Failure and the path Forward.

We have reached the end of 2018. For some this may have been a great year, while others may have had a difficult year. Personally, I experienced a lot of growth in 2018. I started this blog!! This blog gives me a creative outlet and allows me to talk about things I enjoy (Fashion) and things that matter to me. I also completed a leadership program, have been active in my sorority graduate chapter, co-hosted an event, and gave to causes I believe in. I have also been retrospective this year and I have thought about previous seasons of my life that provided a foundation for where I am today. One of those seasons, is my bar exam experience.

In 2009, I graduated from law school. I cannot believe I will celebrate my 10 year anniversary of graduating from law school next year. For the most part, my last year of law school went well. I did well in my classes, made the dean’s list, and was an officer in multiple organizations at my law school. I had a full law school experience. Once I graduated in May, I immediately started bar prep classes. I continued with my classes throughout the summer. I studied day and night. I didn’t really take breaks or watch TV. I was deviating from my normal study habits but I felt I was putting forth my best effort for the most important test I would ever take.

At the end of July, the bar exam is held across the United States. In Texas, where I took the bar exam, the exam is 3 days and takes place during the last week of July. Bar Prep moves by quickly and before I knew it, it was time to take the bar exam. I took the exam and my nerves were a wreck. I started worrying that I would get caught in an elevator and not make it to the exam on time, so I considered only taking the stairs. (In retrospect, this is funny. It was far from funny at the time.) I took the exam and felt I had done my best. Now if you have taken the bar exam, you know that once the exam is over you have to wait all the way until the end of October or early November, depending on which state you are in, to get your results. I didn’t have a job after graduation so I shadowed attorneys, I assisted on campaigns, and waited on my results.

Mid-October I had a dream that my bar results came in the mail, they don’t come in the Mail in Texas but did in my dream, and when I opened my results I discovered I had failed. This planted a seed of worry as I waited for my results. In Texas, its slightly different now, you used to go to the Texas Bar examiners website and check the official “Pass List” to see if your name and test number were listed. There was no notice as to when results would come up, people would just check the website all day and hit the refresh button looking for the Pass List to show up. I checked the website daily. One day when I was randomly checking the website, I saw the pass list was posted. It only took a second for me to see that my name WAS NOT THERE. I looked and looked and I still didn’t see my name. I had failed. After a minute or so, I looked up my friends names. Almost every friend I had passed the exam. The bar exam is a pass or fail exam and in 2009, a passing score in Texas was 675. I found out in a few days once my results came back, that I had failed by less than 20 points. It was a true disappointment.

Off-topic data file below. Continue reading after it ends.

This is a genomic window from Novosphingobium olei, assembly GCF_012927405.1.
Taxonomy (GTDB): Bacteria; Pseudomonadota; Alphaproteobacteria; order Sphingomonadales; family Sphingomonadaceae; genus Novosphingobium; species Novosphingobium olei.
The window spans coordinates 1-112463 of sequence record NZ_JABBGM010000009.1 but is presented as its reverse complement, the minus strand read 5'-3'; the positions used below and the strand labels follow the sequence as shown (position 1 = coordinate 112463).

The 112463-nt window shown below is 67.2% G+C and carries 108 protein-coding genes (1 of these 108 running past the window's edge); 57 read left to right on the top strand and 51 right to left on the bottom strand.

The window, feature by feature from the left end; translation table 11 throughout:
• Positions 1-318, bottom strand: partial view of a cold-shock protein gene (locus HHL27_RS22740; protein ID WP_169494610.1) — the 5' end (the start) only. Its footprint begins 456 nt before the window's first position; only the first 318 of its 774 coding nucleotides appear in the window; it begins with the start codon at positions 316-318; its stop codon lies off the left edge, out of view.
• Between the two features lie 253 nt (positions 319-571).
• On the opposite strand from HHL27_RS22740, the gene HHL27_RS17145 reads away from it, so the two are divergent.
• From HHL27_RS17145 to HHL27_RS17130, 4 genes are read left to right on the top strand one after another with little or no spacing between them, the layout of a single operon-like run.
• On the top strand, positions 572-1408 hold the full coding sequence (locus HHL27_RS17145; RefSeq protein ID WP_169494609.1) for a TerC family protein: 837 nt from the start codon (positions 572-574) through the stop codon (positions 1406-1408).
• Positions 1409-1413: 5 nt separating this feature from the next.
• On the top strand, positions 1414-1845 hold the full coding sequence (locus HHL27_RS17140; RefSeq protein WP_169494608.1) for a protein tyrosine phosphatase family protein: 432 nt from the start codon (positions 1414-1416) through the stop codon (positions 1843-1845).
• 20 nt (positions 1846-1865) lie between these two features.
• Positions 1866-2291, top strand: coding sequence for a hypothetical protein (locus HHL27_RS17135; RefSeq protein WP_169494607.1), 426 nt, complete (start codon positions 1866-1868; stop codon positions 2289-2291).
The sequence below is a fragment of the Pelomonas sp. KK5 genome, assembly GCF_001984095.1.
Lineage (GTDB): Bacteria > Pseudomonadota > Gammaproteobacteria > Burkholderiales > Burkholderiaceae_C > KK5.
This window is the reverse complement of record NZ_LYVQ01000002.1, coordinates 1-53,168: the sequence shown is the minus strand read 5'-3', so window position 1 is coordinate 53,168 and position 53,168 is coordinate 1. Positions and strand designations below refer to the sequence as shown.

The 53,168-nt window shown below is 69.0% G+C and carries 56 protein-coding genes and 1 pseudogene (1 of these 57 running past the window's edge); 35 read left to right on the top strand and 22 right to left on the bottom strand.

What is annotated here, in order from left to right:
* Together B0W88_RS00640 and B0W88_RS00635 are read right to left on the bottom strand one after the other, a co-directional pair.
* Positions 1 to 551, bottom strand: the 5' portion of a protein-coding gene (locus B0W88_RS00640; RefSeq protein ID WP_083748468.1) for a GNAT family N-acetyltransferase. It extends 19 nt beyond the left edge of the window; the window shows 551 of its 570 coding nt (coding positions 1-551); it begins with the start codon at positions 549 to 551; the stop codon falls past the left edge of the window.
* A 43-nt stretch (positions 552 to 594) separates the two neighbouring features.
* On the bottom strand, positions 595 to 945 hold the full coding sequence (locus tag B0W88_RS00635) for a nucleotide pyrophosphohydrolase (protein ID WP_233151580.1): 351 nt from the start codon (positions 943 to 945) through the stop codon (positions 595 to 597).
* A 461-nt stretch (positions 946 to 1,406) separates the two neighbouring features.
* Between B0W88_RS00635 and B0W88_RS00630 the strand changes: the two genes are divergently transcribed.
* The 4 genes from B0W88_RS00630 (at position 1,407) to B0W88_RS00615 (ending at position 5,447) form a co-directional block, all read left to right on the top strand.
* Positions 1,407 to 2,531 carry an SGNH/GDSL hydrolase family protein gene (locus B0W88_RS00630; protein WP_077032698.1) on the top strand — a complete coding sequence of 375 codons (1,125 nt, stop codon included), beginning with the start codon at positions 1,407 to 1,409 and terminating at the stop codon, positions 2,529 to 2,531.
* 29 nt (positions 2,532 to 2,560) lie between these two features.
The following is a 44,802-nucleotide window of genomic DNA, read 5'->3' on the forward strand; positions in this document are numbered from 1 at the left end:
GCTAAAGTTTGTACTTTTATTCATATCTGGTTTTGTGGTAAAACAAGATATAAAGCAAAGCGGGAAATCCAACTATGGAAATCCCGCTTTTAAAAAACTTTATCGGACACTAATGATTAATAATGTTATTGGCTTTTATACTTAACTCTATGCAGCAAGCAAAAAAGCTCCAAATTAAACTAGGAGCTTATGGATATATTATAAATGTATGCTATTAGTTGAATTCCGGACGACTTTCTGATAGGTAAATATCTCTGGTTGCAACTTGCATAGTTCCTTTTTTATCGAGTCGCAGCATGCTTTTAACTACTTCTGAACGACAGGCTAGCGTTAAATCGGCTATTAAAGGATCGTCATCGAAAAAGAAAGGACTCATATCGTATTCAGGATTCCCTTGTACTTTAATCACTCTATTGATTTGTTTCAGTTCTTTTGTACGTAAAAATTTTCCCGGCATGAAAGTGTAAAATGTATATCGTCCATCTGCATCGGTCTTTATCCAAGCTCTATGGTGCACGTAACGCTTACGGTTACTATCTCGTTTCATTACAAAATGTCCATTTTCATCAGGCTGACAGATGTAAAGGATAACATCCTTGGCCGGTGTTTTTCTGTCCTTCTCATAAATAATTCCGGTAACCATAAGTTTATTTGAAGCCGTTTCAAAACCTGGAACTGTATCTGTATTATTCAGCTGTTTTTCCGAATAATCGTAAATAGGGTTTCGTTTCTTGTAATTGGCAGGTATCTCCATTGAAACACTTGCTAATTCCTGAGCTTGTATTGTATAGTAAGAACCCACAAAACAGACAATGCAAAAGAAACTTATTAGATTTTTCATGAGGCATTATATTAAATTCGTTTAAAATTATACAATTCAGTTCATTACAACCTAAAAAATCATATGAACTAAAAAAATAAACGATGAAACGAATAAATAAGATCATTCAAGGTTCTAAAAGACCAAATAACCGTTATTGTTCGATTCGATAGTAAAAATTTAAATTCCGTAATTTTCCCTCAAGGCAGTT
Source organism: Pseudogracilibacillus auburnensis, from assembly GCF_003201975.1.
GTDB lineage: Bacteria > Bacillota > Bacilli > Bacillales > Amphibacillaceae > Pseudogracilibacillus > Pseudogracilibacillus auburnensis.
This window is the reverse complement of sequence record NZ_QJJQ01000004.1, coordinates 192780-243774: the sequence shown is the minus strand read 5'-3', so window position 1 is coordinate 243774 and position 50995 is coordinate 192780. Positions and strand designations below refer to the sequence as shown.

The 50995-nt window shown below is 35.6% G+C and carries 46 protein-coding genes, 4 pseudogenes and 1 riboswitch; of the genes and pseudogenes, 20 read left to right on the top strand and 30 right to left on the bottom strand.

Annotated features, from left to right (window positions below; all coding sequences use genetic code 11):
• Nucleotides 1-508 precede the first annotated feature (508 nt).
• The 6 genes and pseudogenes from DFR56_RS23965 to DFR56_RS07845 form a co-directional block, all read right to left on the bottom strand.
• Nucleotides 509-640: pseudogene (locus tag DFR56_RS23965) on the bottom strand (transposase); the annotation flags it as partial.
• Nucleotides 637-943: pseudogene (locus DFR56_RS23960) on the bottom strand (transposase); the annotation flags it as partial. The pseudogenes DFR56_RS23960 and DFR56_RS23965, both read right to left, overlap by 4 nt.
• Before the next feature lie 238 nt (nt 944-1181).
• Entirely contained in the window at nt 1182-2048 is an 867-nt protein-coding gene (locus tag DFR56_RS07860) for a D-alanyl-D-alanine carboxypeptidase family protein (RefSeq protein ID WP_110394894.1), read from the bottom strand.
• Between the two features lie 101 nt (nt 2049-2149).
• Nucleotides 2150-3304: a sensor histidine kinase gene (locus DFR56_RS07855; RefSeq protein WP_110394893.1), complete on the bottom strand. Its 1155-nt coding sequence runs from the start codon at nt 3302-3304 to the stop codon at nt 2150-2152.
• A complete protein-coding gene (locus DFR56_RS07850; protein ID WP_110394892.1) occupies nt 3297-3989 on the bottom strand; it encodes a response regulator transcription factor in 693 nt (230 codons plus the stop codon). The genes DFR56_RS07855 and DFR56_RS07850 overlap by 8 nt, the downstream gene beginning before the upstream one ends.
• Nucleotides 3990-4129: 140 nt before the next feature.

I am unsure if I was in denial or shock but I didn’t cry when I found out I didn’t pass. Not one tear. I just said that I was happy for those who did pass and said I would just take it again. I was fine for the first several days after the results came out. I laughed and enjoyed life. I went to a Joyce Meyer conference. Then when I was in the shower a few days later, I felt like I was going to lose it. Why had God allowed me to fail the bar? Why? Why did I care so much? Why couldn’t I just deal with it? I did everything right. I studied the way I was told should result in me passing. I slept and ate the way everyone said I should. I sat there in my bathroom and cried, a it was a deep cry. I felt the dream I had since I was an elementary school student, fell apart. (I don’t mean to sound dramatic, but that is what really happened.)

In the months that followed, I went through a difficult time and felt frustrated. I went from a mountain top experience, graduating from law school, to the valley…in a matter of months. I struggled with preparing to study and take the exam again. Should I even take the exam again? I felt like a failure and it was scary to start over. What if I failed again? Honestly, I wanted to be sure that I would pass before trying. Unfortunately life doesn’t work that way. I had to try, and risk failure, if I wanted to know if things would work out. I realized several things on my path forward: